As to finding a mentor. They just won't happen. You have to go looking for one. You might find them where you work, but that is unlikely, and you might find them amongst your network, or you look for a professional mentor.
Contact me if I can help.
Any job that builds your skills and experience, and pays money, is a good start. A big company will teach you their way, which may not be the best way but it works for them and it is a great deal better than having no idea what to do about anything.
Starting your own business is easy: making it successful and running it is not easy at all, and having some level of business experience is pretty important. I would only do that if if you are just all fired up to do it and willing to spend whatever money you have (and make none) until you succeed at the business or run out of money. Just don't take on any debt.
Since you're early in your career and may not have all the dependents placing demands on your wallet (spouse, children, etc) then you might want to consider a job AT a start-up that can afford to pay you something but not top wages. You'd get to see a lot of parts of the business rather than being buried in a big company.
Not sure what industry you're in, but for example in tech you might consider joining a later stage startup with a solid reputation. If you can land a job at a brand name company, that will help "build" your resume, to the extent it will help you get a JOB at another leading startup (not necessarily prep you for starting your own company though. That will take a lot of money and connections, if you're looking to get funded). And remember once you start taking outside investments, it's not entirely your empire anymore.
In a later stage startup, (Series C funding and beyond), you'd be exposed to the fast paced startup environment, energy, and people wearing various hats. You'd see how acquisitions, pivots, funding rounds, and other startup business strategies are handled.
By joining a later stage company you would have the benefit of it being a bit more structured and offering more potential mentors than a lean startup team of 15 or 20 people.
If you're an entrepreneur at heart, working at a slow moving corporation with layers of bureaucracy will become quickly intolerable. I've worked for large corporations and for several early and late stage startups. Much of what you'll learn in a corporate environment won't apply to a startup (you might need to "unlearn" some corporate strategy to succeed in a startup) - even down to the systems and tools you'll use, and what you wear. Startups are running lean and hack together almost exclusively open source solutions to run their businesses, for example. And if you show up in a suit to an interview at a startup, you won't be taken seriously.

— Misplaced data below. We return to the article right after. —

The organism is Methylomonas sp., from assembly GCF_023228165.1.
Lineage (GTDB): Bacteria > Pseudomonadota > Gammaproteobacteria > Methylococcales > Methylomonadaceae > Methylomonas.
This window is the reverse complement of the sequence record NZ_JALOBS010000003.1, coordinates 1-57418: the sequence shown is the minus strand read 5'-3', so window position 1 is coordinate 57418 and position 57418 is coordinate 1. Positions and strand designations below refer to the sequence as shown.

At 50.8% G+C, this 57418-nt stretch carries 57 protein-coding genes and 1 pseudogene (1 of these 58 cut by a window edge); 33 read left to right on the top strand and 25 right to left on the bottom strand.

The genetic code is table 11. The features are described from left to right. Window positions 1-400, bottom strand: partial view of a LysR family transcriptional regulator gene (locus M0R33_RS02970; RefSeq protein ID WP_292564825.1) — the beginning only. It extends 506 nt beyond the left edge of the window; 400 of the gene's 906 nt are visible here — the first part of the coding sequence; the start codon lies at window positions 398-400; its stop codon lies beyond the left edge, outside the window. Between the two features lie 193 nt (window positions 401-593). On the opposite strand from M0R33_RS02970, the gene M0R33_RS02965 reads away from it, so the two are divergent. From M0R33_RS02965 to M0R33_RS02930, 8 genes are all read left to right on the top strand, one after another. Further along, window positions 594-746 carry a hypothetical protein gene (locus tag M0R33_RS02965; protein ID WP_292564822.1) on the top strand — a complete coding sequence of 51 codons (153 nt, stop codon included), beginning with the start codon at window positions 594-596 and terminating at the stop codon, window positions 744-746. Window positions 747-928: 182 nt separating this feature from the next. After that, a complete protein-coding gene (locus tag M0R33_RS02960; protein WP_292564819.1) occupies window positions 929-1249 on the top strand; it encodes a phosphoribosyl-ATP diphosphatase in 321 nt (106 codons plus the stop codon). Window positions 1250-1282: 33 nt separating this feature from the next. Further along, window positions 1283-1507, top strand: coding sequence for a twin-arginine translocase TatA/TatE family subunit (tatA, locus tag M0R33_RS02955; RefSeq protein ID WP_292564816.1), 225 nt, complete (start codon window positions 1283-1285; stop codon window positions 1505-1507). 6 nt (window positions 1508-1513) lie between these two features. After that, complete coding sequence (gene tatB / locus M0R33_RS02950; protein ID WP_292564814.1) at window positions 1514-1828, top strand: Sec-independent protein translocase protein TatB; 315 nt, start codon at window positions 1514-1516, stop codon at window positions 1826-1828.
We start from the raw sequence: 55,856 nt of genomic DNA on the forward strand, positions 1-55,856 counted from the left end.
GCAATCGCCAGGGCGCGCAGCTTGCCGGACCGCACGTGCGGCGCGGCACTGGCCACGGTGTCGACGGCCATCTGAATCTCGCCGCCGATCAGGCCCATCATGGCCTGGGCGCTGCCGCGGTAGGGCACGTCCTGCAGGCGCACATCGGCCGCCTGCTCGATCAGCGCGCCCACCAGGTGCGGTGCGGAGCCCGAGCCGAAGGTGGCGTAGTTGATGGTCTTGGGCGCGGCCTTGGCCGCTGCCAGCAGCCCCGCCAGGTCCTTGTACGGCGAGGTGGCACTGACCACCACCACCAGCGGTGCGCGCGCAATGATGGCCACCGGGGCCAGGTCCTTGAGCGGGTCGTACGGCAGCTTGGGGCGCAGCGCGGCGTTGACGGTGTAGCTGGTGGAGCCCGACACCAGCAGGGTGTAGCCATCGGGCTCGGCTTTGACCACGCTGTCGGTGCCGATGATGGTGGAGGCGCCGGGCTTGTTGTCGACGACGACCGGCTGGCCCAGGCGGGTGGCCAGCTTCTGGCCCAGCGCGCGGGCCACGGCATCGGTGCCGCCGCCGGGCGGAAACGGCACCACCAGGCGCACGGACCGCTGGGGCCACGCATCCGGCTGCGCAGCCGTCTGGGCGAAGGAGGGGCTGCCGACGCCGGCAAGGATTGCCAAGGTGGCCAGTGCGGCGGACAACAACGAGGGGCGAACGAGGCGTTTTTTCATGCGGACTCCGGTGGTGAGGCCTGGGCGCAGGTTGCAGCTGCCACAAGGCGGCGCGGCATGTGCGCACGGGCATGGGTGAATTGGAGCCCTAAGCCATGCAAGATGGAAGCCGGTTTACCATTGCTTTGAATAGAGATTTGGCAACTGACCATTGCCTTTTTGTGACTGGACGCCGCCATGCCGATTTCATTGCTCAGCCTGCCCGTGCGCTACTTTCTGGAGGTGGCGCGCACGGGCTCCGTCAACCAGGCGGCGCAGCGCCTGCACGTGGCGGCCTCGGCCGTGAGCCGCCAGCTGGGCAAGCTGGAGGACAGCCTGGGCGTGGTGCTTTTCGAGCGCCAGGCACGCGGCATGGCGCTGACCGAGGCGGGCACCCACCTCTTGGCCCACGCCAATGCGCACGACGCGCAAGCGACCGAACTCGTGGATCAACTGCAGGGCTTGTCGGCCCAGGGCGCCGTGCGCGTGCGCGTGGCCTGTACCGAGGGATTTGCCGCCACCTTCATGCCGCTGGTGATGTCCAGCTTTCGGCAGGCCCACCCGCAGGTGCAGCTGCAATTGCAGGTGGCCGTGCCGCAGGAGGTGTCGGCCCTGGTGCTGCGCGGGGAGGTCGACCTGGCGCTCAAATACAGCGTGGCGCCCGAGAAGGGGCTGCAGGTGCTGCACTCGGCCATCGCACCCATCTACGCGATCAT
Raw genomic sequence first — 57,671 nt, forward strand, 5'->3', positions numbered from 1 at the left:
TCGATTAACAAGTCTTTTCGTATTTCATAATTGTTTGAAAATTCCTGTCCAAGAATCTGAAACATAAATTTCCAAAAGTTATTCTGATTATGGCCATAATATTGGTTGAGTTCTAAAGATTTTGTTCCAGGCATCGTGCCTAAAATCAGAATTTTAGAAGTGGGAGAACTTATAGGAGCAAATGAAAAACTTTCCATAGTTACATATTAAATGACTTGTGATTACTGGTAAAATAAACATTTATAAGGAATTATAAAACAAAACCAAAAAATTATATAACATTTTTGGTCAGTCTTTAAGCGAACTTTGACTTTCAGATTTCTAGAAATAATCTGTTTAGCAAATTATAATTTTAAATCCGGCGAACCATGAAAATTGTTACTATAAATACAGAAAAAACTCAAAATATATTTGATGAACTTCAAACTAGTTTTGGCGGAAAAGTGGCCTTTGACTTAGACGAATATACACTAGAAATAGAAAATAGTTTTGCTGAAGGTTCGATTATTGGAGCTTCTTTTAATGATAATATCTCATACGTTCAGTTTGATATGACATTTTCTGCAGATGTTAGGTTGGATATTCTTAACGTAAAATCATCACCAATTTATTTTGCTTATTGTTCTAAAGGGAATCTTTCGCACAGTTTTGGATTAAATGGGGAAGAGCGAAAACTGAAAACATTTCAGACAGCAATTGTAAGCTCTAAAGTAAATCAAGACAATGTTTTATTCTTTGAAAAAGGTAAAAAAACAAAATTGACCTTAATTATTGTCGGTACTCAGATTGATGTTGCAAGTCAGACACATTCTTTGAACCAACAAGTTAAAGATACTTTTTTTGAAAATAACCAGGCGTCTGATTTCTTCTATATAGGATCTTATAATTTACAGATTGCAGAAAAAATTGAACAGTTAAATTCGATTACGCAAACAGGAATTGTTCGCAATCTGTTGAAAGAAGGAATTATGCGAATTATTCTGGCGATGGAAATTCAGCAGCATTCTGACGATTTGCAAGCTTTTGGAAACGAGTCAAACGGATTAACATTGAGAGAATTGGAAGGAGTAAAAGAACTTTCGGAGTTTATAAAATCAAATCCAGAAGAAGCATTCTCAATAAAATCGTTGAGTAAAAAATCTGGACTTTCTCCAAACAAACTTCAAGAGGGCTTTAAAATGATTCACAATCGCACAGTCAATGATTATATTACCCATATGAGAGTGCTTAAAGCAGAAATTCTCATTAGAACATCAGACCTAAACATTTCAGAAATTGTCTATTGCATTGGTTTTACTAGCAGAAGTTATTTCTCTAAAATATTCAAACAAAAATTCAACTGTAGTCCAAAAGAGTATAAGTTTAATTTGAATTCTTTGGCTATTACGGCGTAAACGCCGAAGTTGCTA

Whatever you decide, remember that it's more about the learning experience, the connections you're making, and the value you're bringing to the table. Keep your eye on the prize: providing unique value to customers through your own company. Not building a resume to impress potential future corporate employers. Good luck!
Pick what you want to do Basant! Having a resume doesn't help you build a startup. Getting a mentor, joining a business networking group and actually starting the business is the only way to do that.
That being said, there is no shame in wanting to work for a larger company and build a resume. It's a lot easier and less stressful to work for someone else. But don't expect that a mentor at a large company will help you later launch a startup. They will help you grow your career if they are good, nothing more.
To help yourself answer the question find an employer whether it is a start up or a corporate that will enable you to build the skills you require to become a founder of your own start up. The skills you will require to launch yiur startup are; marketing; sales; product development; business development; operations; etc. Successful start up founders are more often generalists who have sufficient skills in all the areas above rather than being a specialist in any one area.
To actually successfully launch your own startup - you really do need the experience of being an individual contributor, a team-member, a people and project manager, ability to influence and persuade higher-profile executives to your way of thinking, etc. This type of experience is best accomplished by working a few years with a larger company that is in-line with your future goals. I would also encourage (even if you do take a job with a larger company) - that you also locate a business coach and mentors outside of the company. S.C.O.R.E , https://www.score.org/ is an organization that connects entrepreneurs with mentors. By doing these things simultaneously - you can continue to pick and choose the proper foundation and skills that you need to develop (while receiving a consistent income and training by the larger company). When you know where you are going, you can strategically select the projects and role within the larger company, to properly build your experience and resume to make the leap into entrepreneurship smoother.
Have you scoped out your startup idea? What problem does it solve? What's the market size? Where would you go for your first customers? There's nothing that says that you can't work for a company even while planning your start-up. This would give you time to build a network, refine your idea, even start to go to market with it and build up a little bit of capital to self-fund your growth.
If you have some idea that your resume will be used as an entry into the corporate world then go corporate. Don't be shy about explaining you are looking for a mentor in the inverview process. If they don't support that process, don't take a job there.
If you are secure enough with yourself and willing to risk the wild world of startups - go and have some fun! You may not find a mentor there but you'll learn a lot. You can aways find a good personal/business coach for the mentor part.